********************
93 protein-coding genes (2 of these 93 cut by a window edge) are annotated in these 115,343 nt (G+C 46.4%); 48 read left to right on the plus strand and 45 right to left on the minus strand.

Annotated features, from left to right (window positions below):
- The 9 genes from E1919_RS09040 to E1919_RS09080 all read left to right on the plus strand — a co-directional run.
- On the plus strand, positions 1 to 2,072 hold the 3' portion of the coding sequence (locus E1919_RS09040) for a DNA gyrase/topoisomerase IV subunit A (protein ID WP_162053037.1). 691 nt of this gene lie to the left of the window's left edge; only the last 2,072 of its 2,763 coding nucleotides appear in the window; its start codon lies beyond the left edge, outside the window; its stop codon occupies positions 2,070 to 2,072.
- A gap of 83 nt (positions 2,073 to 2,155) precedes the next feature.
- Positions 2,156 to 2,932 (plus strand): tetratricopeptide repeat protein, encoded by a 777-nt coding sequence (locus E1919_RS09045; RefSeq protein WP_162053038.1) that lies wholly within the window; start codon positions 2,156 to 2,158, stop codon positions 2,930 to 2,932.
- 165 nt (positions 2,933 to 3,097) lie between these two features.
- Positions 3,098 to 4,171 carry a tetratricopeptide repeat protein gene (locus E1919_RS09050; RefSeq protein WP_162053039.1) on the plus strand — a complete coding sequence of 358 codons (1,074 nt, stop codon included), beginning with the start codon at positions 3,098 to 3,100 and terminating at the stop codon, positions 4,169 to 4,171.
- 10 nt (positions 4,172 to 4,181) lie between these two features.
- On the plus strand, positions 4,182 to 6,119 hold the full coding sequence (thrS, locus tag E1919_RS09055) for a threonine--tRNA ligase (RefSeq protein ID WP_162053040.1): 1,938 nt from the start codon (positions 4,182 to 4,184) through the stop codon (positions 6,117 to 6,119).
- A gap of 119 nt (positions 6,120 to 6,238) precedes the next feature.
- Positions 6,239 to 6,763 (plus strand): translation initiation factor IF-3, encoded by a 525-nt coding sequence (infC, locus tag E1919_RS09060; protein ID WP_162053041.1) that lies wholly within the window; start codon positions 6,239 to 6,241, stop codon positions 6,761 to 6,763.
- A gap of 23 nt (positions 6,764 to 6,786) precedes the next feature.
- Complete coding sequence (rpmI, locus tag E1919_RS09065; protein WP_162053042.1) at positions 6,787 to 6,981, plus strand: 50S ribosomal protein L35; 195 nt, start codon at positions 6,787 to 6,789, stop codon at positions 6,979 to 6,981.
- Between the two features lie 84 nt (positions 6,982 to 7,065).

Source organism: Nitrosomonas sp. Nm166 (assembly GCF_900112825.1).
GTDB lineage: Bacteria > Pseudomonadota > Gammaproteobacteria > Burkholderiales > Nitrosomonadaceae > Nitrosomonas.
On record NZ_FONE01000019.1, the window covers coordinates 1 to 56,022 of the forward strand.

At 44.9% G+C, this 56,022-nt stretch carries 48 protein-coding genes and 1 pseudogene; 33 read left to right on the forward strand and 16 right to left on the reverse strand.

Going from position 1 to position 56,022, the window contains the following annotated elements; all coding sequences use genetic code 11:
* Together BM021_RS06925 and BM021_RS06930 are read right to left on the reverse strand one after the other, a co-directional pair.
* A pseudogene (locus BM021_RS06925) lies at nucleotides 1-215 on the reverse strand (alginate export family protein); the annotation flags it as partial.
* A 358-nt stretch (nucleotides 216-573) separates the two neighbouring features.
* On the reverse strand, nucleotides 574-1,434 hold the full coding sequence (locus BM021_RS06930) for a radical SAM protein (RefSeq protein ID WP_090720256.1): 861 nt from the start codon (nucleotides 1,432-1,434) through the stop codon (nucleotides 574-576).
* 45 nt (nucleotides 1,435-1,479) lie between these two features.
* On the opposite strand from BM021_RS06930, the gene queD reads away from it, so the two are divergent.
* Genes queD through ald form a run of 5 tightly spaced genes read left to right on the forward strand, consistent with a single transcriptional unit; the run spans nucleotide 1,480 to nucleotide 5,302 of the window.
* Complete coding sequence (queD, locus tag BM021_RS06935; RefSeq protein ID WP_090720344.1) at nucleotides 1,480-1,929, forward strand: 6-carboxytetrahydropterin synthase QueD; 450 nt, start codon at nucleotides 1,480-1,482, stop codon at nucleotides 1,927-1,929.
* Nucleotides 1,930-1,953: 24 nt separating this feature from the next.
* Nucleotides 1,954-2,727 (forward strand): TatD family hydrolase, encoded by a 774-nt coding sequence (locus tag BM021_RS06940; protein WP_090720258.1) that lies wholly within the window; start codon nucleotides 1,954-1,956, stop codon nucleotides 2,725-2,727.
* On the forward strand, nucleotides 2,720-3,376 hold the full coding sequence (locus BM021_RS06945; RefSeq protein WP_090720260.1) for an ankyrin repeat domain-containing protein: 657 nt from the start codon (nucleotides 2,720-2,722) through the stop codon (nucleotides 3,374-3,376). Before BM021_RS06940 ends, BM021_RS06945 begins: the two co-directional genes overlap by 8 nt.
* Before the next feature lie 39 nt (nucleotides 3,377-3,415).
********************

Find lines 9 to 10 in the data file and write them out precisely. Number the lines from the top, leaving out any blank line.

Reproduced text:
- 10 nt (positions 4,172 to 4,181) lie between these two features.
- On the plus strand, positions 4,182 to 6,119 hold the full coding sequence (thrS, locus tag E1919_RS09055) for a threonine--tRNA ligase (RefSeq protein ID WP_162053040.1): 1,938 nt from the start codon (positions 4,182 to 4,184) through the stop codon (positions 6,117 to 6,119).